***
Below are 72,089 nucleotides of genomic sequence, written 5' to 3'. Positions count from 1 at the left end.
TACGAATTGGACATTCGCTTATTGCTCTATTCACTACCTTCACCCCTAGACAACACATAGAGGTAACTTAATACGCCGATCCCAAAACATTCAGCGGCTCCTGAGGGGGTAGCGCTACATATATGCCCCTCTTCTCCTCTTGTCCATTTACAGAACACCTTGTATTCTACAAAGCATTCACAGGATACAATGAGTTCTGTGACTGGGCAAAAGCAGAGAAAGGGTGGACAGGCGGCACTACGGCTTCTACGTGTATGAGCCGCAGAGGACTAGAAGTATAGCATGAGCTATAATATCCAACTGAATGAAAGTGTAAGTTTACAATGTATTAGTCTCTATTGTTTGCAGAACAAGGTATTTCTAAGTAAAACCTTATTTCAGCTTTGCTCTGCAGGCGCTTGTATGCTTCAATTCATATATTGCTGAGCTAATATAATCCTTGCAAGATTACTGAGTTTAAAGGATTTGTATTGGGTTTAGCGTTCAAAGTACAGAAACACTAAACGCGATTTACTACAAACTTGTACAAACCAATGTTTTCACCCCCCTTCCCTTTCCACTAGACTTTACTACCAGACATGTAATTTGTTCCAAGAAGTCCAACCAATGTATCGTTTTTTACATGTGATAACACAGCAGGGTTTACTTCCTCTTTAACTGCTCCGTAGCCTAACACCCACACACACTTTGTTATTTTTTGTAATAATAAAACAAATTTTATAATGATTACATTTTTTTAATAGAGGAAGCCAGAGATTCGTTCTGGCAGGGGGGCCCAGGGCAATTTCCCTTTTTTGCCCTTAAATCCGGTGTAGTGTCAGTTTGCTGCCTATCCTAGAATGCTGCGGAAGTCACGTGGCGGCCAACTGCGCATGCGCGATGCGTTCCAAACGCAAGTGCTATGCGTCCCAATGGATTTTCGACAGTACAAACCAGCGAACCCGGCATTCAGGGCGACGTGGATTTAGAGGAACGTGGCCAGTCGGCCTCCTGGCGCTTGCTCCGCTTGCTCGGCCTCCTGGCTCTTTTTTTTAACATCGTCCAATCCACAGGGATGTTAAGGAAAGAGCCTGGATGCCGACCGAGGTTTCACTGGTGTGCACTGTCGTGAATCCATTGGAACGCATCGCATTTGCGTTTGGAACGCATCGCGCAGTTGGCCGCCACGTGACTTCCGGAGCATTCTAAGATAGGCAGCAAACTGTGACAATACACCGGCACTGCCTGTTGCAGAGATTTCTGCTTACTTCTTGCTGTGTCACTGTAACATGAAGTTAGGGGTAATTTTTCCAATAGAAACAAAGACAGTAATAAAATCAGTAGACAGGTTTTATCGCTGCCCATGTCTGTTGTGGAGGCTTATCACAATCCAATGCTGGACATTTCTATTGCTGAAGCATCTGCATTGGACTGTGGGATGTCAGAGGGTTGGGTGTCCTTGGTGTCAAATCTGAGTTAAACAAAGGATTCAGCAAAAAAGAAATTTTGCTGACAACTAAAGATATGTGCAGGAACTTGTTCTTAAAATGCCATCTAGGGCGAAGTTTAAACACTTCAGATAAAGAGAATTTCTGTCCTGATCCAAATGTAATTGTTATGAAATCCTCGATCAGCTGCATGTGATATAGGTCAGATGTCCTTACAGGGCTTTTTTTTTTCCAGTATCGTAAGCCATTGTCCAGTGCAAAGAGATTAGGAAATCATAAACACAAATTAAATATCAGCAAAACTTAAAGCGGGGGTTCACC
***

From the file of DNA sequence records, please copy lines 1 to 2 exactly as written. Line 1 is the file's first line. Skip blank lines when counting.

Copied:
Below are 72,089 nucleotides of genomic sequence, written 5' to 3'. Positions count from 1 at the left end.
TACGAATTGGACATTCGCTTATTGCTCTATTCACTACCTTCACCCCTAGACAACACATAGAGGTAACTTAATACGCCGATCCCAAAACATTCAGCGGCTCCTGAGGGGGTAGCGCTACATATATGCCCCTCTTCTCCTCTTGTCCATTTACAGAACACCTTGTATTCTACAAAGCATTCACAGGATACAATGAGTTCTGTGACTGGGCAAAAGCAGAGAAAGGGTGGACAGGCGGCACTACGGCTTCTACGTGTATGAGCCGCAGAGGACTAGAAGTATAGCATGAGCTATAATATCCAACTGAATGAAAGTGTAAGTTTACAATGTATTAGTCTCTATTGTTTGCAGAACAAGGTATTTCTAAGTAAAACCTTATTTCAGCTTTGCTCTGCAGGCGCTTGTATGCTTCAATTCATATATTGCTGAGCTAATATAATCCTTGCAAGATTACTGAGTTTAAAGGATTTGTATTGGGTTTAGCGTTCAAAGTACAGAAACACTAAACGCGATTTACTACAAACTTGTACAAACCAATGTTTTCACCCCCCTTCCCTTTCCACTAGACTTTACTACCAGACATGTAATTTGTTCCAAGAAGTCCAACCAATGTATCGTTTTTTACATGTGATAACACAGCAGGGTTTACTTCCTCTTTAACTGCTCCGTAGCCTAACACCCACACACACTTTGTTATTTTTTGTAATAATAAAACAAATTTTATAATGATTACATTTTTTTAATAGAGGAAGCCAGAGATTCGTTCTGGCAGGGGGGCCCAGGGCAATTTCCCTTTTTTGCCCTTAAATCCGGTGTAGTGTCAGTTTGCTGCCTATCCTAGAATGCTGCGGAAGTCACGTGGCGGCCAACTGCGCATGCGCGATGCGTTCCAAACGCAAGTGCTATGCGTCCCAATGGATTTTCGACAGTACAAACCAGCGAACCCGGCATTCAGGGCGACGTGGATTTAGAGGAACGTGGCCAGTCGGCCTCCTGGCGCTTGCTCCGCTTGCTCGGCCTCCTGGCTCTTTTTTTTAACATCGTCCAATCCACAGGGATGTTAAGGAAAGAGCCTGGATGCCGACCGAGGTTTCACTGGTGTGCACTGTCGTGAATCCATTGGAACGCATCGCATTTGCGTTTGGAACGCATCGCGCAGTTGGCCGCCACGTGACTTCCGGAGCATTCTAAGATAGGCAGCAAACTGTGACAATACACCGGCACTGCCTGTTGCAGAGATTTCTGCTTACTTCTTGCTGTGTCACTGTAACATGAAGTTAGGGGTAATTTTTCCAATAGAAACAAAGACAGTAATAAAATCAGTAGACAGGTTTTATCGCTGCCCATGTCTGTTGTGGAGGCTTATCACAATCCAATGCTGGACATTTCTATTGCTGAAGCATCTGCATTGGACTGTGGGATGTCAGAGGGTTGGGTGTCCTTGGTGTCAAATCTGAGTTAAACAAAGGATTCAGCAAAAAAGAAATTTTGCTGACAACTAAAGATATGTGCAGGAACTTGTTCTTAAAATGCCATCTAGGGCGAAGTTTAAACACTTCAGATAAAGAGAATTTCTGTCCTGATCCAAATGTAATTGTTATGAAATCCTCGATCAGCTGCATGTGATATAGGTCAGATGTCCTTACAGGGCTTTTTTTTTTCCAGTATCGTAAGCCATTGTCCAGTGCAAAGAGATTAGGAAATCATAAACACAAATTAAATATCAGCAAAACTTAAAGCGGGGGTTCACC